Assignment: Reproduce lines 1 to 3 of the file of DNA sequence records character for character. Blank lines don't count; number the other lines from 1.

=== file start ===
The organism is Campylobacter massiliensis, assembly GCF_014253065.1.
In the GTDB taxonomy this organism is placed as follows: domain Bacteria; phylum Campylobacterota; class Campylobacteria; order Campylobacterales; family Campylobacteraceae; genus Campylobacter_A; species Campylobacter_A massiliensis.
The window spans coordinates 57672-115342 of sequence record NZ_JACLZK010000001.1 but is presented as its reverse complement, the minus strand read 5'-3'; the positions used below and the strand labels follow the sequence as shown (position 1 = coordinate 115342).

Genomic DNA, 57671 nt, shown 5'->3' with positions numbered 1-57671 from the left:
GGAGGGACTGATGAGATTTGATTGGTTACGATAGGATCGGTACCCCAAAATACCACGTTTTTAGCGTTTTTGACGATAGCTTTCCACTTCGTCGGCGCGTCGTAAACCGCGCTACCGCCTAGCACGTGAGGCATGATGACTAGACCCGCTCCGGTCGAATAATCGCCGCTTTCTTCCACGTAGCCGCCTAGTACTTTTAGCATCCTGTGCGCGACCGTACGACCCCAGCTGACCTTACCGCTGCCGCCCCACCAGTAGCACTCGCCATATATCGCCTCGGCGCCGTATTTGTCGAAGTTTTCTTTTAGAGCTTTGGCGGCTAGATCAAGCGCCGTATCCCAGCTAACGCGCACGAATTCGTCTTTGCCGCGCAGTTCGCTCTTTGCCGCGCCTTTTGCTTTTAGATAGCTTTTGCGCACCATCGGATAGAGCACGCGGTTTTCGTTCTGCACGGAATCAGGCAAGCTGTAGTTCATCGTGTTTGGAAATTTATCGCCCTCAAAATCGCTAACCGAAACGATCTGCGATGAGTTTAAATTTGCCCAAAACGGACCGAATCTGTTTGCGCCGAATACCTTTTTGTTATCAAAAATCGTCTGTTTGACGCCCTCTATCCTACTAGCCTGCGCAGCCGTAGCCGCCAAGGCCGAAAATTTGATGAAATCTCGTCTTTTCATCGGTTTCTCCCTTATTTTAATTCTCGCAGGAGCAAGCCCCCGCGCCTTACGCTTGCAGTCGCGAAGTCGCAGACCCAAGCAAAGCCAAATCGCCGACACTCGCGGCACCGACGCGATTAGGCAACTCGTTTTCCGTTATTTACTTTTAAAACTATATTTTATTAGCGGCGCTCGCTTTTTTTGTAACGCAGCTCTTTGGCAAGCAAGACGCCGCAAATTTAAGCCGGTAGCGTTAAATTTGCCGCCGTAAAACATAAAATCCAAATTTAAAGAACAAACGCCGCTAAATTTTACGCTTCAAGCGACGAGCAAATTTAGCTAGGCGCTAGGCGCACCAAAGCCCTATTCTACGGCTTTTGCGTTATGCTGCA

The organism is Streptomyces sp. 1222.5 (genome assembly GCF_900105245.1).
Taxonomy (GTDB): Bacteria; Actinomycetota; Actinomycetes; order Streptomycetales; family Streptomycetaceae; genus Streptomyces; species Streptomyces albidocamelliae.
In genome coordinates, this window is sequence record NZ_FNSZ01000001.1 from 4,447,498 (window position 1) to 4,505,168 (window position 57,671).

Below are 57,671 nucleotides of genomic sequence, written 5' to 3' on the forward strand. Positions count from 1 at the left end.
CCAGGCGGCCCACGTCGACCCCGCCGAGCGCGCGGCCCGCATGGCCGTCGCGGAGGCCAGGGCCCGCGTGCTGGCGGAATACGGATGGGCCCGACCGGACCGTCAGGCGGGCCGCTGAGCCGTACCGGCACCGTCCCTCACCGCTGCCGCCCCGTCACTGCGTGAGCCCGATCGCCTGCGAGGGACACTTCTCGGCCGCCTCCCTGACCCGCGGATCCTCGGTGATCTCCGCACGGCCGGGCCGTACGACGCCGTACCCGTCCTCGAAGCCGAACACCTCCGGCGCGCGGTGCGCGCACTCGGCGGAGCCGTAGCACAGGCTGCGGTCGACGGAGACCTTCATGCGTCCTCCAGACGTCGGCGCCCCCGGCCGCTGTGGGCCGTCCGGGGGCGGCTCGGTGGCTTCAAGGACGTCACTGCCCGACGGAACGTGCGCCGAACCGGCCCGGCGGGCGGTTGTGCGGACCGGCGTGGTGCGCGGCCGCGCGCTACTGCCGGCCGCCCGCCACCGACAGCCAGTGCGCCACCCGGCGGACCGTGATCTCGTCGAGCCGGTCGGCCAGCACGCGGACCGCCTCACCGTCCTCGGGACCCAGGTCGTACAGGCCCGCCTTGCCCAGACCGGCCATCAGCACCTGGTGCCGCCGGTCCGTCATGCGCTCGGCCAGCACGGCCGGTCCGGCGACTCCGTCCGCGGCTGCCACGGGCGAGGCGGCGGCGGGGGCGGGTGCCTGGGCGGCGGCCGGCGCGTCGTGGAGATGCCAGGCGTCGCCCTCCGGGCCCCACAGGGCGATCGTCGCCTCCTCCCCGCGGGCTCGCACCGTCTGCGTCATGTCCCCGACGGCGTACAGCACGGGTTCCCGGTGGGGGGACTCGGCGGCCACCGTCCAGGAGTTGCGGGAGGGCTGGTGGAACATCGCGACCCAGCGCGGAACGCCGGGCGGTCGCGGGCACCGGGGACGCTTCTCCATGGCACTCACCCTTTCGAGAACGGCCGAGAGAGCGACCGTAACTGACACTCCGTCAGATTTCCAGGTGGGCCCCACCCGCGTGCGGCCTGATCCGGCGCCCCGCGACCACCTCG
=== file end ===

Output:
The organism is Campylobacter massiliensis, assembly GCF_014253065.1.
In the GTDB taxonomy this organism is placed as follows: domain Bacteria; phylum Campylobacterota; class Campylobacteria; order Campylobacterales; family Campylobacteraceae; genus Campylobacter_A; species Campylobacter_A massiliensis.
The window spans coordinates 57672-115342 of sequence record NZ_JACLZK010000001.1 but is presented as its reverse complement, the minus strand read 5'-3'; the positions used below and the strand labels follow the sequence as shown (position 1 = coordinate 115342).